Gil LeBreton

TCU’s offense needs changes, as so-so season clearly proved

TCU cornerback Jeff Gladney and head coach Gary Patterson saw their regular season end with the team’s fifth home loss this season, most in Patterson’s tenure at TCU.
TCU cornerback Jeff Gladney and head coach Gary Patterson saw their regular season end with the team’s fifth home loss this season, most in Patterson’s tenure at TCU. AP

On a dank and rainy afternoon, with a winning record on the line, TCU’s regular season came to an appropriately gloomy conclusion Saturday.

Quarterback Foster Sawyer’s final pass was intercepted at the Kansas State 2-yard line, denying what would have been TCU’s only touchdown of the day.

The visiting Wildcats, masterfully coached by the Big 12’s reigning elder, Bill Snyder, smothered the Frogs 30-6 in what was expected to be a close and competitive game.

It wasn’t – not even close, especially after the intermission.

Kansas State, instead, took the Frogs to the proverbial woodshed, overwhelming linemen on both sides of the ball. The TCU offense had to struggle for every inch, using both Sawyer and Kenny Hill at quarterback.

Accurately calculating the difference between his team and Snyder’s, TCU coach Gary Patterson wryly noted, “We’re a 6-6 football team, pretty simple. They’re an 8-4 football team.

“We have to grow up.”

He would use the line often during his 20-minute postgame news conference. It was a more polite euphemism, I suppose, than challenging his players’ pride.

“We have to grow up on offense,” Patterson said. “People turn the heat up, hit you in the mouth, and we don’t respond. That’s what I told them – you’ve got to respond. It’s simple.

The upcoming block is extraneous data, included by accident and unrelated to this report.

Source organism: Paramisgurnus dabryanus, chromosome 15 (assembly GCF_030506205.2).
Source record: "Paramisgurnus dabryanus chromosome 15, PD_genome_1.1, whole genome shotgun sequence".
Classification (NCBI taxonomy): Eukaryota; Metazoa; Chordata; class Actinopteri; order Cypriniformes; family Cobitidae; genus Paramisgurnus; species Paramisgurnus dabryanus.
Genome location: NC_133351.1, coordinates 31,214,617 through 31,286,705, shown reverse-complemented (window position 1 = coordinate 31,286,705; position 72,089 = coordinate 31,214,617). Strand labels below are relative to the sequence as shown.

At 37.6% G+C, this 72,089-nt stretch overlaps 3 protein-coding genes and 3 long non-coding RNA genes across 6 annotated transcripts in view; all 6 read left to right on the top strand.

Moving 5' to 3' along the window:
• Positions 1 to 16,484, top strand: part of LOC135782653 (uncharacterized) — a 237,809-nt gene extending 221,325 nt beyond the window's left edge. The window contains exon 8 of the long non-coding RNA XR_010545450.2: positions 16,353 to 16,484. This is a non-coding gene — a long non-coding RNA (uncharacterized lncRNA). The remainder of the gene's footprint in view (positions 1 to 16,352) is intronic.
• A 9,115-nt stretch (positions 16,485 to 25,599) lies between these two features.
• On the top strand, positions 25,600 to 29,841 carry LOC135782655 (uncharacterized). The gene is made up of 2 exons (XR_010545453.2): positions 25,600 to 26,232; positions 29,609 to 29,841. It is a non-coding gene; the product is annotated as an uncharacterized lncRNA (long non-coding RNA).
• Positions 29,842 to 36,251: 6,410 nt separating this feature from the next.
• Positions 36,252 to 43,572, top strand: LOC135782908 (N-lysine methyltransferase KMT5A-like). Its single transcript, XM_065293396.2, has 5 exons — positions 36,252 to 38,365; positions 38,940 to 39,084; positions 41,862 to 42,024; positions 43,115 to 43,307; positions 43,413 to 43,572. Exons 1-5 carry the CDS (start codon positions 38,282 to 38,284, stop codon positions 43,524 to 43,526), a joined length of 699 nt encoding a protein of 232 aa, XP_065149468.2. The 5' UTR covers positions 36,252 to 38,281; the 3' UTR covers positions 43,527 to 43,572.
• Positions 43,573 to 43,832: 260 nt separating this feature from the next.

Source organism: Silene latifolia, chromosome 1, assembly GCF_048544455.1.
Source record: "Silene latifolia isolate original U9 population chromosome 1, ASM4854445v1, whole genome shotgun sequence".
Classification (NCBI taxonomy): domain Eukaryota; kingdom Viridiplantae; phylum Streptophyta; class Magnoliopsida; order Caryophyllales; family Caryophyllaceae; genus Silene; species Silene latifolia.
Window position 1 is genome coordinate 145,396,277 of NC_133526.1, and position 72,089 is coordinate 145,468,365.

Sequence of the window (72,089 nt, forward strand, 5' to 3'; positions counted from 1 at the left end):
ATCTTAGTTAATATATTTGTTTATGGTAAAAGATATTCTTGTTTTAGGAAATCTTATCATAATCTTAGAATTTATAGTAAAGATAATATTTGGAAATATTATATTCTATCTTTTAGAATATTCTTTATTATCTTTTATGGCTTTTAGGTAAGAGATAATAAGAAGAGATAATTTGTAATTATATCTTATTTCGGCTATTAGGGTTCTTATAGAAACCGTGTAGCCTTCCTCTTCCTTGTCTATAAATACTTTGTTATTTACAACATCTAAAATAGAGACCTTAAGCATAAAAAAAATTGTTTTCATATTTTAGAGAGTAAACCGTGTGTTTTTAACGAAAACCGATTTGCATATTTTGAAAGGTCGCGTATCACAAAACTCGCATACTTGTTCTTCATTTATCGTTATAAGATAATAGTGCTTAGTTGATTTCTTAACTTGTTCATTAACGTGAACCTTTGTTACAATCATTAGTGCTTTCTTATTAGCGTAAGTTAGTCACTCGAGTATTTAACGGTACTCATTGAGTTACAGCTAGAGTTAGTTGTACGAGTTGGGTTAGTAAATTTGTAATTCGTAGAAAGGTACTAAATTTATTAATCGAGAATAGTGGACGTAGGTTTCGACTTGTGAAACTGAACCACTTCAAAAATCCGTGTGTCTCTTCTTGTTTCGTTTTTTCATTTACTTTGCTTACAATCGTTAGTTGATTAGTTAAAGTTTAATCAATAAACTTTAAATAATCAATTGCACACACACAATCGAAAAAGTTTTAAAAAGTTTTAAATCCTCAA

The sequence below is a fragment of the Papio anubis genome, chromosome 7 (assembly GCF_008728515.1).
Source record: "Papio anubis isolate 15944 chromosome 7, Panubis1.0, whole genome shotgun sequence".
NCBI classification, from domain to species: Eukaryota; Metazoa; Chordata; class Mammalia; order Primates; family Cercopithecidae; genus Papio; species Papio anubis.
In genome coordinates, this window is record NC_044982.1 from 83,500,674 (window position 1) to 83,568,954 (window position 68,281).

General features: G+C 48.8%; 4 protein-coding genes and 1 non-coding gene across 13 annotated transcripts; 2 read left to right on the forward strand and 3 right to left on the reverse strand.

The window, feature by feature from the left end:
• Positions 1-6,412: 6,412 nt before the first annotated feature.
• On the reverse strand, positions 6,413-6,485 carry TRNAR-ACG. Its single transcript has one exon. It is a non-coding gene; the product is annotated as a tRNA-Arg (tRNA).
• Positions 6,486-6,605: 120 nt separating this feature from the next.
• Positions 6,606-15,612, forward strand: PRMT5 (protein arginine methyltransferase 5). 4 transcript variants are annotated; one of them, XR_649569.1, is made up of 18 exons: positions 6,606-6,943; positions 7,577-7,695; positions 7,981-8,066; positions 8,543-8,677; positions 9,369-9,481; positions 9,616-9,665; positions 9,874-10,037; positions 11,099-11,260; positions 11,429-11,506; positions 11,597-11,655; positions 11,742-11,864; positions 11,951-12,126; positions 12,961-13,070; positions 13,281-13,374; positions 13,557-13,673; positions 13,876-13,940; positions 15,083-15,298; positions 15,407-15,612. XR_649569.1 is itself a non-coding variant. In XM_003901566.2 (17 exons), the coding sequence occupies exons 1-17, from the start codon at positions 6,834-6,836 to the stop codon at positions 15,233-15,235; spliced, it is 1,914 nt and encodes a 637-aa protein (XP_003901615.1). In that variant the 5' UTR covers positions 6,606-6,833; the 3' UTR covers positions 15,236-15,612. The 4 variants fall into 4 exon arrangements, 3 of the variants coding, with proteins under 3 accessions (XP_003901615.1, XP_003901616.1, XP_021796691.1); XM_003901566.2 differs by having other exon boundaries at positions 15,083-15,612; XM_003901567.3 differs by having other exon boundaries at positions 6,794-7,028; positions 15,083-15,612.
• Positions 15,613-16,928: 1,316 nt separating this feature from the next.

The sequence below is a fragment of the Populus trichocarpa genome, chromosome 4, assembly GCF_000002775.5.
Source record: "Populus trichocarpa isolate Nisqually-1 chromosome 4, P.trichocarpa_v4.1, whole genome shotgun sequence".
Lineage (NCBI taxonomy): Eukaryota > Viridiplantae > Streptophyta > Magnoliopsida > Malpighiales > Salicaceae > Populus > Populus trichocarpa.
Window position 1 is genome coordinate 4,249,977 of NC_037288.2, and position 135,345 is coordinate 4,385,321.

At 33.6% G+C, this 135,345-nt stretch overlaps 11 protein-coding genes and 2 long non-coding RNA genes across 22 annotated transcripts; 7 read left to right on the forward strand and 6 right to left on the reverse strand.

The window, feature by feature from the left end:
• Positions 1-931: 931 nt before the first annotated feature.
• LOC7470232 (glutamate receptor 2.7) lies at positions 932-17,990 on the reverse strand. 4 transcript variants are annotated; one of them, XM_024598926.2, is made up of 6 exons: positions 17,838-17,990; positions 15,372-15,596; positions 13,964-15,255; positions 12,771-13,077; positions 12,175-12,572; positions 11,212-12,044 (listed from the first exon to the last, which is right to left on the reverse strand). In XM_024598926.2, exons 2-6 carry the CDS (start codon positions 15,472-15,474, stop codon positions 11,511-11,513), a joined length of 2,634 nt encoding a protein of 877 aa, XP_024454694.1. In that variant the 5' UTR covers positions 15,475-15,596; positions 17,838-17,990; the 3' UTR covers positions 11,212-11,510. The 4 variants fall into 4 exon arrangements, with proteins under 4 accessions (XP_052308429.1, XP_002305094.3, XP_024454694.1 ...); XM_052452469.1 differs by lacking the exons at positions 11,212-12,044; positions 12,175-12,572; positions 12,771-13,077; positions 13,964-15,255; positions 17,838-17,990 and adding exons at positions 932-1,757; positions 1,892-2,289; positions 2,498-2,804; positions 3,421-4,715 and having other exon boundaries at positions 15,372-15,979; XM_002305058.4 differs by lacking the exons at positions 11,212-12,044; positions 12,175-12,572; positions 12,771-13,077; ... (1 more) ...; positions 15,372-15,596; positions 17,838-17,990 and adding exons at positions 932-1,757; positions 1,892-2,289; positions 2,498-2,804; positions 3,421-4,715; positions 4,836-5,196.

“Until they do that, we won’t win many games against good people.”

The Frogs’ six victories this regular season came against South Dakota State, Iowa State, SMU, Kansas, Baylor and Texas – teams with a combined record of 25-46. None of the six had a plus-.500 record.

Against the Oklahomas and Kansas States on its schedule, meanwhile, TCU was overmatched. Blowout defeats against West Virginia, Oklahoma State and K-State relegated the Frogs to what they were – a fifth-place football team, with a slumping, sputtering offense that couldn’t keep its defense off the field.

On offense, the Frogs have some major introspection to do before next season. Patterson offered a proposed remedy.

“We’ve got to get better up front,” he said. “Really, across the board. We got thrown around by everybody. The wide receivers – we dropped balls and we didn’t block anybody on the perimeter.

“We’re going to have to grow up. Or go recruit. That’s what I told them after the game.

“Tomorrow I’m going recruiting. Gotta grow up.”

Patterson chose not to dwell on the excuse during the season, but losing six members of his 2015 starting offense to the NFL left a gaping void that went largely unfilled.

As the quality of the opponent escalated during the season, the absence of quarterback Trevone Boykin was noticed more and more. Boykin’s skills, his leadership and his patience were not adequately replaced.

Patterson was asked if his recruiting would include not just high school prospects, but also transfers.

“Yes,” he answered, before my question was even finished.

He said he planned to sit down with co-coordinators Doug Meacham and Sonny Cumbie and discuss the concerns on offense.

No one’s starting job was taken away Saturday, but for the second game in a row the Frogs did utilize two quarterbacks.

Hill’s season, in particular, seemed to level off in the final weeks. It’s likely that the No. 1 job is still his to lose, but his inconsistent play also has likely made it an issue as the team prepares for next season.

DeSoto star quarterback Shawn Robinson is expected to enroll at TCU for the spring semester. He could well become a candidate – as a true freshman – for the starting role.

That’s how much in disarray the Horned Frogs limped away from their 2016 regular season Saturday.

Still looking for answers, still looking for somebody who won’t flinch when, as their coach said, they’re “hit in the mouth.”

They’ve got to grow up. Their record says so.

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